“Meals in a Jar” using dehydrated foods


This guest post is by A Richardson  and entry in our non-fiction writing contest.

Someone suggested an article on making one’s own “Meals in a Jar” using dehydrated foods. My general guidelines work like this:

If I want meat included, I use hamburger “rocks” which is ground meat (beef or turkey) which I have browned, rinsed well to remove fat, then dehydrated into little crumbles.

I add my choice of dried veggies, such as onions, tomatoes, peppers, cabbage, potatoes, and carrots. I am careful about the carrots, as those I dehydrate from commercially frozen ones (dump and dry system) take a very long time to rehydrate.

I may choose to add beans and/or grains. If the idea is to make a nearly instant dish, then the beans and grains should also be cooked and dehydrated. Bulgur is pre-cooked.

Otherwise, I like to use those which will cook in twenty minutes or less.

Generally, for beans that means black-eyed peas, green or yellow split peas, or lentils. For grains, I choose amaranth, quinoa, millet, or white rice. or a combination of two or more of them.

Sometimes I also add a small foil packet of bouillon granules or herb or spice mixes as well as salt and pepper.

Maybe I just add a note to cook using canned juice as the liquid.

As an example, just off the top of my head, I might try to make up a pot of senegalese soup, a curried apple soup, without pretense of replicating the original. I would start with half a pint of dried apples and a couple of tablespoons of dried onions, with a bit

of garlic. I would use at least two seasoning packets, one with chicken bouillon granules and curry powder, the other with a bit of powdered milk to round out the flavor of the finished dish. Measurements would be predicated on the expected volume of the final product.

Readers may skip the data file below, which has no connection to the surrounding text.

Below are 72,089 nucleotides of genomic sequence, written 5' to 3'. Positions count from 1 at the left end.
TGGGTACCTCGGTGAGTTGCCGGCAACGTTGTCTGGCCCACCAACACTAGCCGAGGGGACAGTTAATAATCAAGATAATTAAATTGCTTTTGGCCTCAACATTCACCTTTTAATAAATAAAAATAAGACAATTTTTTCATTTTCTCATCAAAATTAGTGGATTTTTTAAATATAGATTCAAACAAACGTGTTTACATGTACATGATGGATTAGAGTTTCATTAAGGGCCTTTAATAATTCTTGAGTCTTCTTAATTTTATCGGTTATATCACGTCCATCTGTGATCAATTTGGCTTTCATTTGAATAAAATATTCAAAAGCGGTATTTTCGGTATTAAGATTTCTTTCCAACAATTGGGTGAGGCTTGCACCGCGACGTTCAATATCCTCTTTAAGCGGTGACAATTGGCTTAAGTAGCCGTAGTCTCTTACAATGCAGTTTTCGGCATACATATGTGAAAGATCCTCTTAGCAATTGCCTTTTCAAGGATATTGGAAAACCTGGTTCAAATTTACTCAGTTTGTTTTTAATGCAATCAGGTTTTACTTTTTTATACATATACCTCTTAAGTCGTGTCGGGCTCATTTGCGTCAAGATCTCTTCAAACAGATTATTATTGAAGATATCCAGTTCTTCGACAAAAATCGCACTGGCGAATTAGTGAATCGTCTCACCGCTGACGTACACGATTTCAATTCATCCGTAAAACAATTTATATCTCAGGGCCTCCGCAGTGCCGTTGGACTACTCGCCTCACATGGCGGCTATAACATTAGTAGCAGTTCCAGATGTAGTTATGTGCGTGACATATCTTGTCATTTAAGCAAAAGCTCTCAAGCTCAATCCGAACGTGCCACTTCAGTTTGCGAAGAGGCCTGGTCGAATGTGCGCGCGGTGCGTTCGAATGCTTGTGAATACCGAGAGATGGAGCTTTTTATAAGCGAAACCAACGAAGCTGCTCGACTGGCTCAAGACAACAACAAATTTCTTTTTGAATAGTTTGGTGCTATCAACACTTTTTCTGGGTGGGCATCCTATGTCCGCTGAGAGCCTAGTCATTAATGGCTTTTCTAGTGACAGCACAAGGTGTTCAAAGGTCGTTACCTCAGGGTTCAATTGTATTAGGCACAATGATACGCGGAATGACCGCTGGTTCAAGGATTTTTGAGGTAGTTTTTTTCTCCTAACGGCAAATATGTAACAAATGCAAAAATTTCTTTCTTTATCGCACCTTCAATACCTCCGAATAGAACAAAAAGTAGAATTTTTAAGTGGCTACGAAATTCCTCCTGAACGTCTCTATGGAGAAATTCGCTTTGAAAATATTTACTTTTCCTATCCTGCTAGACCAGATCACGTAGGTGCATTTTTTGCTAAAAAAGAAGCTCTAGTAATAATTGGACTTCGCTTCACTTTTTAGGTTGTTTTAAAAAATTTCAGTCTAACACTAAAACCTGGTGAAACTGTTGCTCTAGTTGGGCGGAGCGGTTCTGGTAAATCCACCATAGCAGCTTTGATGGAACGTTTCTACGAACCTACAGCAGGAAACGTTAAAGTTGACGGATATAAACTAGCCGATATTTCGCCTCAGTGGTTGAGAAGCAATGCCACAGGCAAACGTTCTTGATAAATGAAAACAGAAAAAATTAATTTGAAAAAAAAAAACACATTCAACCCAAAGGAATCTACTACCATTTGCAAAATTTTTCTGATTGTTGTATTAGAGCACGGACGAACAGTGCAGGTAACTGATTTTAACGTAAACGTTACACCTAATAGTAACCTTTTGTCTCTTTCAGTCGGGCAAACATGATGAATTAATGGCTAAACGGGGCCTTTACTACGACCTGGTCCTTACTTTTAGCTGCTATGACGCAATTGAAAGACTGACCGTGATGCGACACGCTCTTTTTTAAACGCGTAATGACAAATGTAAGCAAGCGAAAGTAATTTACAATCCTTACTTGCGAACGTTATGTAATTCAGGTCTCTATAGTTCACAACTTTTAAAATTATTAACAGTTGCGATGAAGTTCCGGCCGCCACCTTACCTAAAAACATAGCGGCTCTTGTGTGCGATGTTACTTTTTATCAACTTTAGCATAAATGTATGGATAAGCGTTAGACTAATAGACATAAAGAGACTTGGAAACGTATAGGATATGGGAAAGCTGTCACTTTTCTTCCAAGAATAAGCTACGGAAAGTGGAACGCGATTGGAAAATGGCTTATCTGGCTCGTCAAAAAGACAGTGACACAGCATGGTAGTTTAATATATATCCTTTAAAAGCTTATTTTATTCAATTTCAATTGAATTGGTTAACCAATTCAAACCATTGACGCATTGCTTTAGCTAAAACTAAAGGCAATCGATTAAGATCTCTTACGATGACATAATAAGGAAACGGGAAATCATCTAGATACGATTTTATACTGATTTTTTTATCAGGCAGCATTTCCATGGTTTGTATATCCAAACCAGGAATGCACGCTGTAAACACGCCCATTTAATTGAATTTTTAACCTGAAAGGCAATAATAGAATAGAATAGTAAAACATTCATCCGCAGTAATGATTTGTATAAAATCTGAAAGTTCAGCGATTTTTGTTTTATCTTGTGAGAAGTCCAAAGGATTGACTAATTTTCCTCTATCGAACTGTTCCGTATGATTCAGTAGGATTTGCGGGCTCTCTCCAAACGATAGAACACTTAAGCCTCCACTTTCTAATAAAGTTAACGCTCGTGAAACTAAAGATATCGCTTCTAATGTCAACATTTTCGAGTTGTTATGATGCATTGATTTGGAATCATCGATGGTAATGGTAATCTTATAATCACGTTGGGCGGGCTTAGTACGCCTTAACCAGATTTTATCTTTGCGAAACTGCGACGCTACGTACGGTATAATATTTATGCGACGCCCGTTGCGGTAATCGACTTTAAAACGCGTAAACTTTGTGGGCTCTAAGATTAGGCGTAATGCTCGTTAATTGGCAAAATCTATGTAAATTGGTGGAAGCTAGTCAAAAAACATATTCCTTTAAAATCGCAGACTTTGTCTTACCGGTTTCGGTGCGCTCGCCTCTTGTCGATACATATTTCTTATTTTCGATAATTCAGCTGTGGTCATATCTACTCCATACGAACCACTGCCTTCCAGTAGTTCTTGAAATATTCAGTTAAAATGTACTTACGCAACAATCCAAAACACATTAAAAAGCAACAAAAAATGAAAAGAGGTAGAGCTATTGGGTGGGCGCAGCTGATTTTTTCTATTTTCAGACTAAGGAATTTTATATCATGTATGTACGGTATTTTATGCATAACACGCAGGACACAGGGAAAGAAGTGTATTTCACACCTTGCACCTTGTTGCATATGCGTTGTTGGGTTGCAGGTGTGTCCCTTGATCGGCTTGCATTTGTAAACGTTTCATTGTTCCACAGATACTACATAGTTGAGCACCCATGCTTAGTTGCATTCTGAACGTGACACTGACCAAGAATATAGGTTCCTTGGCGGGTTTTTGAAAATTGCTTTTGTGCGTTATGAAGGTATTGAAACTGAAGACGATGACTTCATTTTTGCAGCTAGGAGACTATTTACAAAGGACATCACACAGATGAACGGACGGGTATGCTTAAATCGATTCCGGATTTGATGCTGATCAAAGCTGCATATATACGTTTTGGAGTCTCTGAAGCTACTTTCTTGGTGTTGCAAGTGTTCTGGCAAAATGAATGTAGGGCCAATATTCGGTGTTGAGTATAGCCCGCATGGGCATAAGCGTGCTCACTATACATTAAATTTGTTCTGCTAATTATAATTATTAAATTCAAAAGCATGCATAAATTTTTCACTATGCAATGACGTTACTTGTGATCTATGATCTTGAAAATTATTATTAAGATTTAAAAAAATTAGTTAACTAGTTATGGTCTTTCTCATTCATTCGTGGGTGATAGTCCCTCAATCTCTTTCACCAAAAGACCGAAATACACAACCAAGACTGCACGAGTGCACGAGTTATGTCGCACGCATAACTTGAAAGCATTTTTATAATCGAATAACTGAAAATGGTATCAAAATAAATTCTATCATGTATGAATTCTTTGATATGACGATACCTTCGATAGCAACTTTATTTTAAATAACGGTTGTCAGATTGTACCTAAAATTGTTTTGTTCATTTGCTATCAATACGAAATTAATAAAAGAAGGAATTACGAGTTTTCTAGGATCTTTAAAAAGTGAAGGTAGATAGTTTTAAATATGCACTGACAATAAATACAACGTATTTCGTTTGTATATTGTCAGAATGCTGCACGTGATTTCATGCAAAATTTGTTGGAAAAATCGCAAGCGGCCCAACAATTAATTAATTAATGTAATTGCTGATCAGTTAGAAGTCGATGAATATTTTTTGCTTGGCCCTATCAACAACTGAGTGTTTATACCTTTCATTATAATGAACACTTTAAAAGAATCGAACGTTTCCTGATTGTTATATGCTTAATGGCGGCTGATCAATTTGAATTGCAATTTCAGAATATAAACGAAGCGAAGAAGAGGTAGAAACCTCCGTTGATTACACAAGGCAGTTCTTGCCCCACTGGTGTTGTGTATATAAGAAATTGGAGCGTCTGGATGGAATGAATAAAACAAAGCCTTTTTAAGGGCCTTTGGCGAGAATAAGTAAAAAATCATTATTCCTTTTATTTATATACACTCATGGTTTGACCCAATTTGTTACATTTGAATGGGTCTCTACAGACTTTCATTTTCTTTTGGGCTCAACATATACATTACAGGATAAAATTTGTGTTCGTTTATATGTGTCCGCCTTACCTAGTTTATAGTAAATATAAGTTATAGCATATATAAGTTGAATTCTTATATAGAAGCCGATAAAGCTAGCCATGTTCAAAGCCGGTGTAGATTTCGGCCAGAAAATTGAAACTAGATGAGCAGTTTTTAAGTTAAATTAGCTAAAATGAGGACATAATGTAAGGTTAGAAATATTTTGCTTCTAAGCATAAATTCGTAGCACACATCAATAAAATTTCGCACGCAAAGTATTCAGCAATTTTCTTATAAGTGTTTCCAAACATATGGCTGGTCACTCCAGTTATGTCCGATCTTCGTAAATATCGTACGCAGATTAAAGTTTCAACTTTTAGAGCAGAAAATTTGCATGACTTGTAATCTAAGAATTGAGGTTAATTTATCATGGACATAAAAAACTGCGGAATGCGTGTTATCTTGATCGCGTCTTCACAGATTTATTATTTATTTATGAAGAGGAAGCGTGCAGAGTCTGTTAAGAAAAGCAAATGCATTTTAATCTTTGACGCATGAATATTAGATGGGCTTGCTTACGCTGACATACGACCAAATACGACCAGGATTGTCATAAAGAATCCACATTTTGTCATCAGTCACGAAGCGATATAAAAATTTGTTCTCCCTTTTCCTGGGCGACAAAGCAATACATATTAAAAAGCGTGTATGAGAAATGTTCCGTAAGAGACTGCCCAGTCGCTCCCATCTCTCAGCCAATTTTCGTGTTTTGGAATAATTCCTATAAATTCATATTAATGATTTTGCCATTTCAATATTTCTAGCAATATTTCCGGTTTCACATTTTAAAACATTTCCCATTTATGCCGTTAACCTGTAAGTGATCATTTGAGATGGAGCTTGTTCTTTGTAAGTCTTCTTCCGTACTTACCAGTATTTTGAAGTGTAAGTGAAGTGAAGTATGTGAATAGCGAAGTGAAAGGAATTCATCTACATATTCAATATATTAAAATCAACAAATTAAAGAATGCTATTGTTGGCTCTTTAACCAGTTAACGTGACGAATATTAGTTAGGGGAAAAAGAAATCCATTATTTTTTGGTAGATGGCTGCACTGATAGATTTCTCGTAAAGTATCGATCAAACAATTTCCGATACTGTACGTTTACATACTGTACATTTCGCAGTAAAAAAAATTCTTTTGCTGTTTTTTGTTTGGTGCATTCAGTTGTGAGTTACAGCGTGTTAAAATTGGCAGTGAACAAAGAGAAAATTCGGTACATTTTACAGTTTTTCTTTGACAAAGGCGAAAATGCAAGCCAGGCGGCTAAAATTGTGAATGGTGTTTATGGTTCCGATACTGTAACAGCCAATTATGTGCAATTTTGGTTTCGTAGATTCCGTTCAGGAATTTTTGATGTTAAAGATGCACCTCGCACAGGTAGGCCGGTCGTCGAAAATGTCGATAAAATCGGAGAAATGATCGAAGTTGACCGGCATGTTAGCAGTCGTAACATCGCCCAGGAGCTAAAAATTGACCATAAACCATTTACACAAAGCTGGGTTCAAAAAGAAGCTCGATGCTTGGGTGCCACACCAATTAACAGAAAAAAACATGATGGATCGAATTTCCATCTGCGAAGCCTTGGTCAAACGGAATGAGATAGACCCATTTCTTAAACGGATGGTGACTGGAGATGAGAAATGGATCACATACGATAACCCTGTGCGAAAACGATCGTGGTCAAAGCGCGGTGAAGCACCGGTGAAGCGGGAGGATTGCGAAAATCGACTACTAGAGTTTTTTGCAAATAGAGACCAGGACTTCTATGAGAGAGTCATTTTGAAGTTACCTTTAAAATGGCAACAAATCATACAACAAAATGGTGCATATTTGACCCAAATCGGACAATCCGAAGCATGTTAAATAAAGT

Maybe three cups of water would be needed to both rehydrate and cook the apples and onions to make a pint of soup. So I would need two teaspoons of bouillon granules to make the “cooking broth.” I might also guess that 1 teaspoon of curry powder would be about right.

I would try maybe 1/2 cup of milk powder to be stirred in after the other ingredients have come together. Because I know that curry flavor develops better when the spices are cooked in oil, I might package the curry powder separately with instructions to do just that before adding to the soup. I might also suggest that a few raisins or chopped peanuts could make a tasty topping. Such could be included in its own foil packet in the jar.

You can see that a bit of testing would be needed to make the most of your own recipes. Packing for storage means putting in a glass canning jar or a recycled glass jar with a pop-top type lid. I seal mine by putting the whole jar in a large FoodSaver canister, then vacuuming to seal.

Here’ looking forward to reading your recipe ideas.

This contest will end on February 16 2013  – prizes include:

Well what are you waiting for – email your entries today. But please read the rules that are listed below first… Yes

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About Paul Simard

I was born in 1955. I discovered my first personal computer in 1977 while in the U.S.A.F. I was hooked, but loved them too much to turn them into a job at the time. Now, it seems a good time to do that, but on my terms. So, here we are. I'll be writing about computer builds, OS and software installations, configurations on all, as well as commenting about the obstacles met and how I overcome them.
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